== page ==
Marc, A., Willman, A., Aslam, G., and Rebosio, M. with Balasuriya, K., 2013, ‘Social Cohesion and interactions between institutions’. Chapter 5 in Societal Dynamics and Fragility. Engaging Societies in Responding to Fragile Situations, World Bank, Washington, D.C.
The interaction between institutions in society is a crucial aspect of social cohesion. This chapter focuses on interactions between formal, state institutions and customary institutions. These institutions can, in practice, operate in conflict or in synergy. Sometimes the relationship between customary and formal institutions can be unproductive -for example, where customary leaders transfer their accountability from local people to state institutions, or where customary institutions are completely co-opted by the state. The cumulative effect of unproductive interactions is increased fragmentation in society, whereas positive interactions have been shown in some cases to improve social cohesion, particularly where civil society organizations have been able to act as mediators between the state and society.
Heathershaw, J. and Lambach, D., 2008, ‘Introduction: Post-Conflict Spaces and Approaches to Statebuilding’, Journal of Intervention and Statebuilding, vol. 2, no. 3, pp. 269-289
What can an analysis of ‘space’ in post-conflict situations tell us about existing theoretical approaches to statebuilding and peacebuilding? This article argues that post-conflict spaces have to be understood as fields of power where sovereignty is constantly contested and negotiated among global, elite and local actors. Understanding these spaces means breaking out of the dominant liberal peace model and ‘single sovereign’ framework. It requires recognition of the resilience of local space and importance of elite-subordinate dynamics of patronage and informal structures of authority. This makes it possible to discern some of the logics that govern how power and space shape each other in post-conflict settings.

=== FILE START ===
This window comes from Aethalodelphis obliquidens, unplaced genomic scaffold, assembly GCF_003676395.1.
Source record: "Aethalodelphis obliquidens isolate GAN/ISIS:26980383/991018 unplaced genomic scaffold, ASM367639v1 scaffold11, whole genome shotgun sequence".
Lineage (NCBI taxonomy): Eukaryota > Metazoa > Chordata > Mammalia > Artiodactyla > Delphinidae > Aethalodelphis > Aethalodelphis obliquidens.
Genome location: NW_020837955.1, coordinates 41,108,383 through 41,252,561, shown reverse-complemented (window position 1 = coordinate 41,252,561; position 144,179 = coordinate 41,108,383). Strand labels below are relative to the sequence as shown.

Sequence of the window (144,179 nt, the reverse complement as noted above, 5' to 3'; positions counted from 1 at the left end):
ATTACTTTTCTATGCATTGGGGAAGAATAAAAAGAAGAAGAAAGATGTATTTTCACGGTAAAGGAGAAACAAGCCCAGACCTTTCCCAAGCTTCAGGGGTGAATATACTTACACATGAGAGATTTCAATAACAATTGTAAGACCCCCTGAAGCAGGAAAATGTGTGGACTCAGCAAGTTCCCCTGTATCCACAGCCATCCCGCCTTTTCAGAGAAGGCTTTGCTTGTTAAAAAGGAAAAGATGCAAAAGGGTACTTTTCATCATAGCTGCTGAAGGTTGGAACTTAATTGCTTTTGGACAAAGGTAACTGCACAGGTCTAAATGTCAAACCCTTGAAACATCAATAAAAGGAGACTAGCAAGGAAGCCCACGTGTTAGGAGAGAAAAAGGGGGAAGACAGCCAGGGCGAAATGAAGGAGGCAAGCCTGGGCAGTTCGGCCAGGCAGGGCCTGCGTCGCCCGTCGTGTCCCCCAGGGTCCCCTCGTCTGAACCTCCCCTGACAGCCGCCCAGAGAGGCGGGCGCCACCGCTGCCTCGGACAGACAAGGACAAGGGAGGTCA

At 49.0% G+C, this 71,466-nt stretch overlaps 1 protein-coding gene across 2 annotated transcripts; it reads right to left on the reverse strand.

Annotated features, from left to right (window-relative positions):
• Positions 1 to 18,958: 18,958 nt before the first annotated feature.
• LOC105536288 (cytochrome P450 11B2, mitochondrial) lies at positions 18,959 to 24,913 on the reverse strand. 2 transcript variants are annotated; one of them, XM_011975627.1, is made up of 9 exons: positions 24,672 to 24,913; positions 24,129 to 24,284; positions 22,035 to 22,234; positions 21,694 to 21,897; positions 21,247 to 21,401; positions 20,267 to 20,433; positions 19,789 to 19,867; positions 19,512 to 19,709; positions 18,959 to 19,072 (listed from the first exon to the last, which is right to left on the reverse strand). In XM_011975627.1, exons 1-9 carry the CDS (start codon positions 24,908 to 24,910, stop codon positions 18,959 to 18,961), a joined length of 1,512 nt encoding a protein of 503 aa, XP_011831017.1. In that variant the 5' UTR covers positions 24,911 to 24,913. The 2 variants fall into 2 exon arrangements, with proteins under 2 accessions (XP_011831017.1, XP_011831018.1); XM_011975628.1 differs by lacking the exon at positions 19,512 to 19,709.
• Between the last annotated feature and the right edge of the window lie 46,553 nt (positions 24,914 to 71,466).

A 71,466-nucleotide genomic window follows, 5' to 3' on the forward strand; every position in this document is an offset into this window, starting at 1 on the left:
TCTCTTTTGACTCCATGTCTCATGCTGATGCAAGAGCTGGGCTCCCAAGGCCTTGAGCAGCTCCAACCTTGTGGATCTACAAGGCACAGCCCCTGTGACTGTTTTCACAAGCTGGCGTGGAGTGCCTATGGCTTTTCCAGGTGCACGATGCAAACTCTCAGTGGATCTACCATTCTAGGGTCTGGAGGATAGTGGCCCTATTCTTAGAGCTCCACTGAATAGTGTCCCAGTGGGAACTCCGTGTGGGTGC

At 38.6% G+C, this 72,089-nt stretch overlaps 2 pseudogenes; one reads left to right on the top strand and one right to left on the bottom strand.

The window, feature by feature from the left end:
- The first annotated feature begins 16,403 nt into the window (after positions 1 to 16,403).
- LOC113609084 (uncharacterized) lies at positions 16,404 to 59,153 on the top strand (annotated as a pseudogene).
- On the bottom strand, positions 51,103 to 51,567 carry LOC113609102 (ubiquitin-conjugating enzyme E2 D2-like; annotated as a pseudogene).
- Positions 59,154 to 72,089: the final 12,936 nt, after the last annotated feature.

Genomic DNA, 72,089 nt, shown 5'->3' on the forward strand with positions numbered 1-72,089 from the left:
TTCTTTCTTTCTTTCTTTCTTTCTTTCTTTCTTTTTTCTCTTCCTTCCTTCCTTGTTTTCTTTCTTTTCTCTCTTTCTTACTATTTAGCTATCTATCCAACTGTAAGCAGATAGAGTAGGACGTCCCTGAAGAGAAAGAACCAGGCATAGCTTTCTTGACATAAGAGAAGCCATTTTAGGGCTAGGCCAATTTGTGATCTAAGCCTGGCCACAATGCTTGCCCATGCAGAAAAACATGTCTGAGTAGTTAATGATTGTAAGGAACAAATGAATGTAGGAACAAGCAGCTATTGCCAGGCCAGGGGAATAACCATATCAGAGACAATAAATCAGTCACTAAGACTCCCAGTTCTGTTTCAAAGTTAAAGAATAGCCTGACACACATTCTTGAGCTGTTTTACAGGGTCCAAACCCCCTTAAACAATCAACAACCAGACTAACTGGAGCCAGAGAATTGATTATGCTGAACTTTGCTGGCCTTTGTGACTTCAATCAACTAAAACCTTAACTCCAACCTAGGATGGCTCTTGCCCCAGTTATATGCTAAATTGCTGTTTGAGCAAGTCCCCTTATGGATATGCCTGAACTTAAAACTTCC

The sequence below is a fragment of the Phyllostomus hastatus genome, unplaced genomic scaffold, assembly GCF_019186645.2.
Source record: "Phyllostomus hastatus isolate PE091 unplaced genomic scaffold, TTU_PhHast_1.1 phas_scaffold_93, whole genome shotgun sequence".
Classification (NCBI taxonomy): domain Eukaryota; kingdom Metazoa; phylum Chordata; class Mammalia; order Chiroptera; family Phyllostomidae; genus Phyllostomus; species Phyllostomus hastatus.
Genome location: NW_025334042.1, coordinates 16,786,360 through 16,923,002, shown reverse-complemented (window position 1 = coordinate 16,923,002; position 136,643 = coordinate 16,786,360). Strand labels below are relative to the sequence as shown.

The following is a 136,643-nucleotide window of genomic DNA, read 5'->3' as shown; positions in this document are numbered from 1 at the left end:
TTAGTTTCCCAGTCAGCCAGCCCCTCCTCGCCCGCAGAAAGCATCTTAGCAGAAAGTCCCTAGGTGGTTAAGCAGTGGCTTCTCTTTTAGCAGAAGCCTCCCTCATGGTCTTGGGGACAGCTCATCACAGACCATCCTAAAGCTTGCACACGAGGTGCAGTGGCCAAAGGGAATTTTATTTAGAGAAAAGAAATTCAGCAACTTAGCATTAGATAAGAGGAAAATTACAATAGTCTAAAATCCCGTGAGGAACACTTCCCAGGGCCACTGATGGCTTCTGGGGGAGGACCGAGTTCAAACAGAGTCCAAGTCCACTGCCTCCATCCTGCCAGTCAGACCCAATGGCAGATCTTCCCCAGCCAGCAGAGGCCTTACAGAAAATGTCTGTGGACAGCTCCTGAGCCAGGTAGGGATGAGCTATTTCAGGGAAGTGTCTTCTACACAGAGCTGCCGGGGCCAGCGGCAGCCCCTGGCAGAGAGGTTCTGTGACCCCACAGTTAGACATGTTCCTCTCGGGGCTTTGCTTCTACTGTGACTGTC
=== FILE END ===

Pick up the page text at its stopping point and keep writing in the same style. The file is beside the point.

Giovannetti, G. et al., 2009, ‘Statebuilding and Social Cohesion’, Chapter 7 in European Report on Development: Overcoming Fragility in Africa – Forging a New European Approach, European Communities, Brussels, pp. 90-103
How can the international community help national reformers to build effective, legitimate and resilient states in post-conflict settings? This chapter discusses the complex intangible dimensions of state-building – state-society relations and negotiation processes. It argues that building the capacity of formal institutions needs to be complemented by actions that take into account the roles of perceptions and expectations, of bottom-up consultations and of the degree to which populations feel represented by public institutions. It recommends a gradual, long-term and socio-culturally engaged approach to state-building, which external actors may support but not lead.
For further discussion and resources on non-state actors, see:
- Working within local contexts and institutions in Chapter 5 (Statebuilding in fragile contexts) of the fragile states topic guide.
- Non-state actors and peacebuilding in Chapter 4 (Recovering from violent conflict) of the Conflict guide.